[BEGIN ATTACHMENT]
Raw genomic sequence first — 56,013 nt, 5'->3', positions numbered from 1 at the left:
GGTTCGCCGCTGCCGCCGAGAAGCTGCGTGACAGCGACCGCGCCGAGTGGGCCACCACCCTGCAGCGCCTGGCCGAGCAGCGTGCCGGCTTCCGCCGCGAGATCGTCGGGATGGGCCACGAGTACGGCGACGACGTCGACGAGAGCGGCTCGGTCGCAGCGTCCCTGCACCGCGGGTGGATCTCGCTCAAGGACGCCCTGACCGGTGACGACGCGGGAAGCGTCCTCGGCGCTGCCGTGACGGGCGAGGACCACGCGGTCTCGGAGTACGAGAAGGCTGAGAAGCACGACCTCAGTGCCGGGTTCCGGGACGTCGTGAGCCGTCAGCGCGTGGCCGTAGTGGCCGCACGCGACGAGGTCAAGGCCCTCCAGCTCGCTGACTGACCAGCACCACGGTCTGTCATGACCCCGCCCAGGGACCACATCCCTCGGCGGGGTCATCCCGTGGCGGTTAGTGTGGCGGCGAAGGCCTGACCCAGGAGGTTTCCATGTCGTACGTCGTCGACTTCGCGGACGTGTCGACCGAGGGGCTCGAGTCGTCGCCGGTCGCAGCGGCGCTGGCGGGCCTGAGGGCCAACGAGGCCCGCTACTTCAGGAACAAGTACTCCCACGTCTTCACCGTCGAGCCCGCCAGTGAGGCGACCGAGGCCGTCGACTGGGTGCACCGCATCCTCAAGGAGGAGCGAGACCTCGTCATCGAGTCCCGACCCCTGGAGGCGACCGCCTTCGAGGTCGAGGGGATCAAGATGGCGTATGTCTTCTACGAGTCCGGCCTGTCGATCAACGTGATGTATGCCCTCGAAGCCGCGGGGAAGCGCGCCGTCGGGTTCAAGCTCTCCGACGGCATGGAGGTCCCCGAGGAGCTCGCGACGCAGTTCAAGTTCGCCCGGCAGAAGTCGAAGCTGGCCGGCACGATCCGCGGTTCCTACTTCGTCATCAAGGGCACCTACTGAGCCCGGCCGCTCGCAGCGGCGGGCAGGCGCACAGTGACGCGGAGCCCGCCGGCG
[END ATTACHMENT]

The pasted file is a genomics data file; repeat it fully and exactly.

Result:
Raw genomic sequence first — 56,013 nt, 5'->3', positions numbered from 1 at the left:
GGTTCGCCGCTGCCGCCGAGAAGCTGCGTGACAGCGACCGCGCCGAGTGGGCCACCACCCTGCAGCGCCTGGCCGAGCAGCGTGCCGGCTTCCGCCGCGAGATCGTCGGGATGGGCCACGAGTACGGCGACGACGTCGACGAGAGCGGCTCGGTCGCAGCGTCCCTGCACCGCGGGTGGATCTCGCTCAAGGACGCCCTGACCGGTGACGACGCGGGAAGCGTCCTCGGCGCTGCCGTGACGGGCGAGGACCACGCGGTCTCGGAGTACGAGAAGGCTGAGAAGCACGACCTCAGTGCCGGGTTCCGGGACGTCGTGAGCCGTCAGCGCGTGGCCGTAGTGGCCGCACGCGACGAGGTCAAGGCCCTCCAGCTCGCTGACTGACCAGCACCACGGTCTGTCATGACCCCGCCCAGGGACCACATCCCTCGGCGGGGTCATCCCGTGGCGGTTAGTGTGGCGGCGAAGGCCTGACCCAGGAGGTTTCCATGTCGTACGTCGTCGACTTCGCGGACGTGTCGACCGAGGGGCTCGAGTCGTCGCCGGTCGCAGCGGCGCTGGCGGGCCTGAGGGCCAACGAGGCCCGCTACTTCAGGAACAAGTACTCCCACGTCTTCACCGTCGAGCCCGCCAGTGAGGCGACCGAGGCCGTCGACTGGGTGCACCGCATCCTCAAGGAGGAGCGAGACCTCGTCATCGAGTCCCGACCCCTGGAGGCGACCGCCTTCGAGGTCGAGGGGATCAAGATGGCGTATGTCTTCTACGAGTCCGGCCTGTCGATCAACGTGATGTATGCCCTCGAAGCCGCGGGGAAGCGCGCCGTCGGGTTCAAGCTCTCCGACGGCATGGAGGTCCCCGAGGAGCTCGCGACGCAGTTCAAGTTCGCCCGGCAGAAGTCGAAGCTGGCCGGCACGATCCGCGGTTCCTACTTCGTCATCAAGGGCACCTACTGAGCCCGGCCGCTCGCAGCGGCGGGCAGGCGCACAGTGACGCGGAGCCCGCCGGCG